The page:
I found this in my sketchbook yesterday half finished. After re-reading it and checking it against the sketches before and after I figure I wrote this at the end of November. Life obviously got so busy I forgot to post it. The message is still relevant though, even if things are quite as manic at the moment. All I have to do is wait a few days and there’s a good chance I’ll be right back there…
It’s a rite of passage. Your first school dance. Do you remember yours? I do. Boys packed tight onto one side of our gym, girls on the other with a huge empty chasm in-between. Our math/gym teacher was spinning the records up on stage. It ran from 4:30-7:00 pm. I wasn’t at my daughters first dance but I got the next best thing – the chauffeur gig picking up her and three friends post dance to drive them home. Their dance was from 7:00-9:30pm so it was a late night, a school night no less. The chatter on the way home? Pure gold.
The truth is I came close to swearing in the car when this little discovery was made. I didn’t, and while I was very clear about my frustration, I also made sure that everyone knew in the grand scheme of things this wasn’t a huge deal, and that if this was the biggest problem we had to overcome then we were pretty darn lucky. That’s the lot of being a parent right? Everyone makes mistakes. Everyone forgets something now and then (think about the number of times you’ve misplaced your wallet, your keys, your phone….). How could I possibly get mad at a kid who does so many things so well and with such maturity and thoughtfulness most of the time? Aren’t we really in a grand training exercise anyway? Isn’t it our job to prepare our kids as best we can so that they are competent, confident, functional adults when they leave us? If I have to occasionally drive an additional 50 kms to provide gear for a sports event, that ain’t such a hardship in the grand scheme of things. It’s the journey that should be enjoyed, not just the end goal right?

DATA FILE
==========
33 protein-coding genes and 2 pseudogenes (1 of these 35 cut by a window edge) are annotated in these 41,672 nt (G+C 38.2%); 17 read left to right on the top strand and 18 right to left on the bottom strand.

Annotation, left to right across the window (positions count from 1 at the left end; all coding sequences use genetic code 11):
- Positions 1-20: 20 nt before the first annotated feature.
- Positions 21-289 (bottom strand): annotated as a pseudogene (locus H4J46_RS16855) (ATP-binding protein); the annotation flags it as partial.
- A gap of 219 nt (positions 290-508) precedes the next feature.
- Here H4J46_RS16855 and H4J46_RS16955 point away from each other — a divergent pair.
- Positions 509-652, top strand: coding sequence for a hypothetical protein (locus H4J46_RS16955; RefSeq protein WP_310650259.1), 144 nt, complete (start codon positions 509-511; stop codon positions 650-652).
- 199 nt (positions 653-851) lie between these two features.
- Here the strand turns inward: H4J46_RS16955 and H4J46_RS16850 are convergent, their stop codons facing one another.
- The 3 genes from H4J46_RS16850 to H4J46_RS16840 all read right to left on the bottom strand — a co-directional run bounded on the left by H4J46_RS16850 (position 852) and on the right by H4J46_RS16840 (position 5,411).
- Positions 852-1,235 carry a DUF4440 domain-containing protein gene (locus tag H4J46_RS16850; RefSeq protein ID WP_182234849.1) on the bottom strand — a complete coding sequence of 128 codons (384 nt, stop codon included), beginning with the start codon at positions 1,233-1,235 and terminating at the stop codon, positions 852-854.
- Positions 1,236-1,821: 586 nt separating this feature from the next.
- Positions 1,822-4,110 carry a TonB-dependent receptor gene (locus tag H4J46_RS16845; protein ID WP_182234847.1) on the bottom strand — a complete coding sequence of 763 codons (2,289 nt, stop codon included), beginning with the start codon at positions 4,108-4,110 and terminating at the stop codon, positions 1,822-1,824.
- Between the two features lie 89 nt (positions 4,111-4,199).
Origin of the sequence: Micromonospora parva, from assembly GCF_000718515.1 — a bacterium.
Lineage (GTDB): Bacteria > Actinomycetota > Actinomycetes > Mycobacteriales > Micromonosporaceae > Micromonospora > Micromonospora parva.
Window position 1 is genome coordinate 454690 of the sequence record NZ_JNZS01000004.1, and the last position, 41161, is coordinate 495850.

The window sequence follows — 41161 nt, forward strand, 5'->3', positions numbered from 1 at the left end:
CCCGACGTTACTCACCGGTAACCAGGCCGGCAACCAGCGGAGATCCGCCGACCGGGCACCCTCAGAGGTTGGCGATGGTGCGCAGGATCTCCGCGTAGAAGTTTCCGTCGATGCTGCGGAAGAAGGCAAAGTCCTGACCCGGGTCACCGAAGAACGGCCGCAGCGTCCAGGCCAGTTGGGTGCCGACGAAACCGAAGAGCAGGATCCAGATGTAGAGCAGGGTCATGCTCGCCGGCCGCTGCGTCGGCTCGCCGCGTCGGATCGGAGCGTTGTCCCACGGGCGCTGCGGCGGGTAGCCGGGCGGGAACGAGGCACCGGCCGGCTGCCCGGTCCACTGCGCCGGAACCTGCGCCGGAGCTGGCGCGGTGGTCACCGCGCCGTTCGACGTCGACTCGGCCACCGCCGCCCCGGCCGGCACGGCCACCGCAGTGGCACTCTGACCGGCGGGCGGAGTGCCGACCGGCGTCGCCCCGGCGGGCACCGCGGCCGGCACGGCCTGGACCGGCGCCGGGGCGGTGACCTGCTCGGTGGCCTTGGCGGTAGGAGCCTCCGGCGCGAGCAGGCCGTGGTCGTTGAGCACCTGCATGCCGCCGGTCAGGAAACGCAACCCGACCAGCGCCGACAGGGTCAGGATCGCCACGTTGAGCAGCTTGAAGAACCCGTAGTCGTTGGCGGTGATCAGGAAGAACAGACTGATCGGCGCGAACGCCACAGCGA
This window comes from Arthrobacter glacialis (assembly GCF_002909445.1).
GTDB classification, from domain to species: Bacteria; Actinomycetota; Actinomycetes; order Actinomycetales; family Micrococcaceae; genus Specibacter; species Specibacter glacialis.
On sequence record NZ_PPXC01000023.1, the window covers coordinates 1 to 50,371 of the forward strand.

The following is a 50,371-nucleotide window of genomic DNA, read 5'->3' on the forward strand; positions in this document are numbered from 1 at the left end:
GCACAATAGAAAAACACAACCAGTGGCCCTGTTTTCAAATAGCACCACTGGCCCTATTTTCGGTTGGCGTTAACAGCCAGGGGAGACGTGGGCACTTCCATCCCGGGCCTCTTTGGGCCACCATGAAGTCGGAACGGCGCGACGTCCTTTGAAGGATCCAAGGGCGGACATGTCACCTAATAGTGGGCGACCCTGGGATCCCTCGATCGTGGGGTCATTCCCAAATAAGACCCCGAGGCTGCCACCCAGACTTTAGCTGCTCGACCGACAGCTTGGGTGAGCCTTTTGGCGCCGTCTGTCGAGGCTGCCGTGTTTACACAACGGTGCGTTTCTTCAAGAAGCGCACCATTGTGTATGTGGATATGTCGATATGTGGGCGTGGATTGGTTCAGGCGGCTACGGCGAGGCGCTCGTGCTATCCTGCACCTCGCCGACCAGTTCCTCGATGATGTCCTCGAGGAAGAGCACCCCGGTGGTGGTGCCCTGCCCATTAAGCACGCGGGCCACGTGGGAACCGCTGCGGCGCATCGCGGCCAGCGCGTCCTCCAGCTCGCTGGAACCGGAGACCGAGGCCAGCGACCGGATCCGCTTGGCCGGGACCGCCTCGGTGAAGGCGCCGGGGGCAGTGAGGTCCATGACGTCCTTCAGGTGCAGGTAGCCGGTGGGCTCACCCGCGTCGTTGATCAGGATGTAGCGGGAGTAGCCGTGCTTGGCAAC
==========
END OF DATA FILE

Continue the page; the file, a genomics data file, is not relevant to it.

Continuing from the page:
Just to be clear though, a new house routine will be enacted starting tomorrow that all materials for the following day must be laid and ready the night before… Keep your eye out for a future post about how well that is going.
The transition from city life to mountain life has at times been a little… rocky. We’re getting there though and it certainly provides good fodder for storytelling. The following sketches chronicle a few of the experiences we’ve been having. Enjoy.
(I’ve since realized these are probably ravens but they’re still friggin’ massive…)
(The coyotes here are extremely healthy, due in large part to the fact that they have an abundance of bunny rabbits on which to dine.)
(I saw my actions and comments as supportive and encouraging in an effort to get him through a tough run. He evidently saw it differently.)
(On another run when I rounded the corner and came across these three beauties. The literature advises you to stop, hold your position or to back away. I let them cross and then continued on. Apparently they’re docile now. Spring and fall they turn into right buggers.)